Hopefully you find your holidays meaningful. Take the time to unwind and relax. Also, if you have completed the Set A and Set B. The solutions can be found here.

If you do have any questions, please WhatsApp me. đź™‚

Relevant Materials:Â MF26

Cultivating Champions, Moulding Success

Hopefully you find your holidays meaningful. Take the time to unwind and relax. Also, if you have completed the Set A and Set B. The solutions can be found here.

If you do have any questions, please WhatsApp me. đź™‚

Relevant Materials:Â MF26

Solutions can be found here.

Personal Thoughts: The paper isn’t tedious. Students can do them so long as they know their stuffs. There are several generalising of questions, like question 6 of paper 1. We also saw how conditional probability was actually tested subtly, this tests students’ abilities to reason with guidance (not sure if after this first trial year, will they still guide the students.) Application questions were not tough and well guided. Students can solve it easily if they read it well. Statistics was well crafted and neat.

To be blunt, I’ll give credit to the 9740 H2 Mathematics paper that run concurrently, since it is too tough to set two sets of papers. Its easy to acknowledge that the 9740 (2016) paper was way harder than 9740 (2017). Next year won’t be the same.

Advice: Students should be careful when you revise, make sure you learn, and not do. Understand what you’re doing. The 2017 paper was an inquisitive paper, examiners were watching closely if you pay attention to details, and know your definitions well.

I’ll do an analysis for the paper, you can click on the individual question and read. For students that took the paper, I hope it doesn’t demoralise you.

Paper 1

Paper 2

Here is the suggested solutions for H2 Mathematics (9758). They are all typed in LaTeX, so if it does not render, please leave a comment and let me know. Thank you.

The suggested solutions for H2 Mathematics (9740) is here.

Students of mine should obtain the modified A’levels Paper, and the solutions to the additional questions can be found here.

All solutions here are SUGGESTED. Mr. Teng will hold no liability for any errors. Comments are entirely personal opinions.

Numerical Answers (click the questions for workings/explanation)

Question 1:

Question 2:

Question 3:

Question 4:

Question 5:

Question 6:

Question 7:

Question 8:

Question 9: ; $293

Question 10: ; Sufficient evidence.

Question 11:

Question 12:

This is a new syllabus and this is the first time it will be tested. Personally, I donâ€™t think it will be easy and students should not underestimate this upcoming Aâ€™levels. And Iâ€™m referring to the Aâ€™levels, on the whole. We saw how the Science Paper 4 were… unexpected.

The new H2 Mathematics (9758) syllabus has several topics removed, and these were mostly topics that were â€śdrill-ableâ€ť, aside from complex numbers. The new syllabus added in mainly, new integration forms, focus on parametric Equations with Cartesian equations, and of course, Discrete R.V. But let us leave the statistics out.

Students should familiarise themselves with the trigonometry Formulae in MF26. There are several topics that can be linked up with trigonometry, makes me wonder why it isnâ€™t a chapter by itself. Complex numbers has a trigonometry form too, so make sure students know how to manipulate it, given the trigonometry Formulae.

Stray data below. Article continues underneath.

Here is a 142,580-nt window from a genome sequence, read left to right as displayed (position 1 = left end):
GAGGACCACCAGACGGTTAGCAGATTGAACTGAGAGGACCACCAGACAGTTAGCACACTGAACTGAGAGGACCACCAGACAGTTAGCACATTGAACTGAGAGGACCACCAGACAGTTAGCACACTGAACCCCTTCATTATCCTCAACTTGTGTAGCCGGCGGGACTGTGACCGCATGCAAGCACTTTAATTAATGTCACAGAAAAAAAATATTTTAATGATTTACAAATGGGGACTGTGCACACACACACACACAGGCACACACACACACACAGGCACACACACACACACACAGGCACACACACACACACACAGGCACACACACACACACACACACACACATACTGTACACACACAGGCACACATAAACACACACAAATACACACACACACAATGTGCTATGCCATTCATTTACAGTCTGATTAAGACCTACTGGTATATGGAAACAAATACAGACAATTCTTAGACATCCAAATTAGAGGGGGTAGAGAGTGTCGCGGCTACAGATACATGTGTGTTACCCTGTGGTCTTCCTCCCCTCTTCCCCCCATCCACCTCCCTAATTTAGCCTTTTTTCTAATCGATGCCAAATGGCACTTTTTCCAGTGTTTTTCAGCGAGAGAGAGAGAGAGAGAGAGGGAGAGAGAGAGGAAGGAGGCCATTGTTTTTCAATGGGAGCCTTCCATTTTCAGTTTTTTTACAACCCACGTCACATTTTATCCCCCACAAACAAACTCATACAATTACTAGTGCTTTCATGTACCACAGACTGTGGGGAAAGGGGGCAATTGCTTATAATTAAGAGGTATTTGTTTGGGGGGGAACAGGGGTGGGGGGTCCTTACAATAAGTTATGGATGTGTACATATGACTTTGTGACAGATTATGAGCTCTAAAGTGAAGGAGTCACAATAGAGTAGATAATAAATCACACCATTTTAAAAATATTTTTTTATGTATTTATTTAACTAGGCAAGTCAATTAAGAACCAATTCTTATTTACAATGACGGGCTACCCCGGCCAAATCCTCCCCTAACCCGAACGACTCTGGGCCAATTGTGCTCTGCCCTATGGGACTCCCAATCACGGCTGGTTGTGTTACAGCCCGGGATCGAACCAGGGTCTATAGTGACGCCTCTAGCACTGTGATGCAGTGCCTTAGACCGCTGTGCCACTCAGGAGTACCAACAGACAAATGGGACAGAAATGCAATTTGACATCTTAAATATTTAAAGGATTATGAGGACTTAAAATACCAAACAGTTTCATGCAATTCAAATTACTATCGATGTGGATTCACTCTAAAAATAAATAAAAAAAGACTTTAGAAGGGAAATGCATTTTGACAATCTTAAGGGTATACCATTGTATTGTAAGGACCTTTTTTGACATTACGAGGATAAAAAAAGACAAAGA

Next, students should understand the use of Maclaurin’s. What does it mean for to be small, and the implications when they say is small compared to … And also finding the general term of a Maclaurin’s Expansion.

It won’t hurt to review how to find the Area using Shoe-lace method. And not forgetting our Sine Rule and Cosine Rule.

Do know how to prove a one-one function… Non-graphically. (i.e. not using the Horizontal Line Test)

Do know that the oblique asymptote of becomes when we do the transformation too.

Lastly, students must READ really carefully and discern every information. Having marked many scripts, many students do not read carefully and lose marks here and there. And they do add up… Be alert and read, take note of the forms that they want. Here are 10 little things to take note when you read the question.

- Cartesian/ Polar/ Exponential for complex
- Scalar/ Parametric/ Cartesian for vectors
- Set/ range/ interval of values
- Algebraically => show all the workings without a GC.. usually discriminant, completing the square or maybe some differentiation will be involved.
- Without using a calculator => show your workings and check with a GC (secretly)
- Decimal places, etc…
- Rounding off when youâ€™re dealing with an inequality
- Units used in the questions, (ten thousands, etc)
- Rate of change; leaking means the rate is negative…
- All answers should be in 3 SF UNLESS OTHERWISE STATED. Degrees to 1 DP. RADIANS to 3 SF.

Have fun and all the best!

We know how A’levels like to combine a few topics across. We also know how bad trigonometry can be. I was coaching my International Bachelorette (IB) class last week and came across a fairly interesting question. It tests students on their abilities to manage double angle identities. Not a tough question, but definitely good practice đź™‚

FYI: All double angle identities are found in MF26.

Here it is…

(a) Show that , .

(b)

(i) Use the double angle identity to show that .

(ii) Show that .

(iii) Hence find the value of exactly.

All solutions here are SUGGESTED. Mr. Teng will hold no liability for any errors. Comments are entirely personal opinions.